SANGOnet is an Information Communication Technology NGO in Southern Africa that promotes and support ICT projects in the region. They are currently setting up Citizen Journalism project with the aim of promoting the use of Web 2.0 by rural communities on issues of development. SANGOnet ICT Services Manager, Matthew de Gale explains how they are planning to make this project to provide communities with necessary skills and opportunities to utilize Web 2.0 to improve their lives.
Interviewee:Matthew de Gale ICT Services Manager SANGonet
Interviewer:Lillian Malete, Nkgowa Media
Brenda Zulu covered the session on video blogging for rural communities in Africa, Vlogging: amplifying voices of rural communities in Africa?:
Rural communities in Africa can have their stories shared with the larger audience using video blogging which is a Web 2.0 application to amplify the voices of the grassroots in the future.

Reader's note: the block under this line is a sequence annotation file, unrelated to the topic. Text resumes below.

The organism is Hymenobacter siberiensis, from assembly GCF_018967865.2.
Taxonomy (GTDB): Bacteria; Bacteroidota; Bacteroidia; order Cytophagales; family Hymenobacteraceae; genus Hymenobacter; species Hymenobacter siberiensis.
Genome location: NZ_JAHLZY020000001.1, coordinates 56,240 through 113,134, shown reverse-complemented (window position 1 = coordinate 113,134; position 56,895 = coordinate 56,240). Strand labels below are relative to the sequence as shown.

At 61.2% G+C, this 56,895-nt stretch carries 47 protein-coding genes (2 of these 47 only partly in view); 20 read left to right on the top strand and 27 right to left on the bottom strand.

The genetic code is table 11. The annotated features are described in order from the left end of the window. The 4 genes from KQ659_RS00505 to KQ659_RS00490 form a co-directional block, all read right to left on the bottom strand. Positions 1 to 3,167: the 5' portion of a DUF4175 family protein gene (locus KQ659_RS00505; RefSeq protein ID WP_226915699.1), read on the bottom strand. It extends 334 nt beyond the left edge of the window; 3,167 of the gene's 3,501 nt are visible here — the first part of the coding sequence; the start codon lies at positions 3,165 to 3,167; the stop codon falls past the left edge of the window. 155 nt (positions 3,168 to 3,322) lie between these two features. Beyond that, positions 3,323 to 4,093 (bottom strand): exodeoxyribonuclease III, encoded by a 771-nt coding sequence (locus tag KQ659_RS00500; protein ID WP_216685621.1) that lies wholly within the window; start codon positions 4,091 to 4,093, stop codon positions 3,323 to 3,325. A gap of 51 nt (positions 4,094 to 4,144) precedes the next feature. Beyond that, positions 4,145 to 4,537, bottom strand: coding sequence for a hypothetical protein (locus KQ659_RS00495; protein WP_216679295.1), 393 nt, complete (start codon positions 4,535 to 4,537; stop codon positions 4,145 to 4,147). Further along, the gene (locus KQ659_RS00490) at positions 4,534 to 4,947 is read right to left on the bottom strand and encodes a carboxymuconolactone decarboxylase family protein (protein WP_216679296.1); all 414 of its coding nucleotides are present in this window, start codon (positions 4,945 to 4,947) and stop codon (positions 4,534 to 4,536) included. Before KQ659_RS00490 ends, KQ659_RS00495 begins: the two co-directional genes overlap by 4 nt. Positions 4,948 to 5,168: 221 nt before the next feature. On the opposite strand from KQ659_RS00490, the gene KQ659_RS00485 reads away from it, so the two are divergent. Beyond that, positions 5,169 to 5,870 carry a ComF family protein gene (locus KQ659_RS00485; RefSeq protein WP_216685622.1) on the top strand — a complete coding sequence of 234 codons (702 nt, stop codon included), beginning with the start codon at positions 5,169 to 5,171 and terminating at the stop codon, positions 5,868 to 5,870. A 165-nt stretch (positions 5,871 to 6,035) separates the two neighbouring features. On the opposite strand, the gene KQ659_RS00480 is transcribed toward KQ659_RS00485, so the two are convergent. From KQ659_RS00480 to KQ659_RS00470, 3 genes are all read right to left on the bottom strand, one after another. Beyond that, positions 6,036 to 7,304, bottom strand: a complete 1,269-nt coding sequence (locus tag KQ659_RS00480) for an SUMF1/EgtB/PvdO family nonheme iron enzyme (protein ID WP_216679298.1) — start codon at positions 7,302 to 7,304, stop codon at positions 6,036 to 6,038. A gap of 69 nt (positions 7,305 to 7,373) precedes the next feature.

Sharing his experience as a Vlogger, Prince Deh said he had been creating videos and posting them on a blog and hence received feed back from all over the world. “How do we solve the problem of rural connectivity in order to extend the benefits of Web2.0 tools much wider beyond the scope of the cities?” he asked.
Online training, according to Kwami Ahiabenu, will become the dominant means of training for journalists:
Making a case for online training of Journalists in Africa, Kwami Ahiabenu II from the International Institute for ICT Journalism (PenPlusBytes) observed that online training was going to become dominant means of training and that there was need to invest time and energy to ensure that it becomes part of a capacity building projects and programmes application.
He noted that though there are costs associated with online training in the long run online training was relatively cheaper and cost effective. An achievement was that online learning provided an opportunity for Journalists to learn about new tools and use them in the process of learning
In overcoming the challenges, Ahiabenu II explained that the course used a group e-mail list as their primary course delivery tool in order to ensure low bandwidth participants are not left out of the course.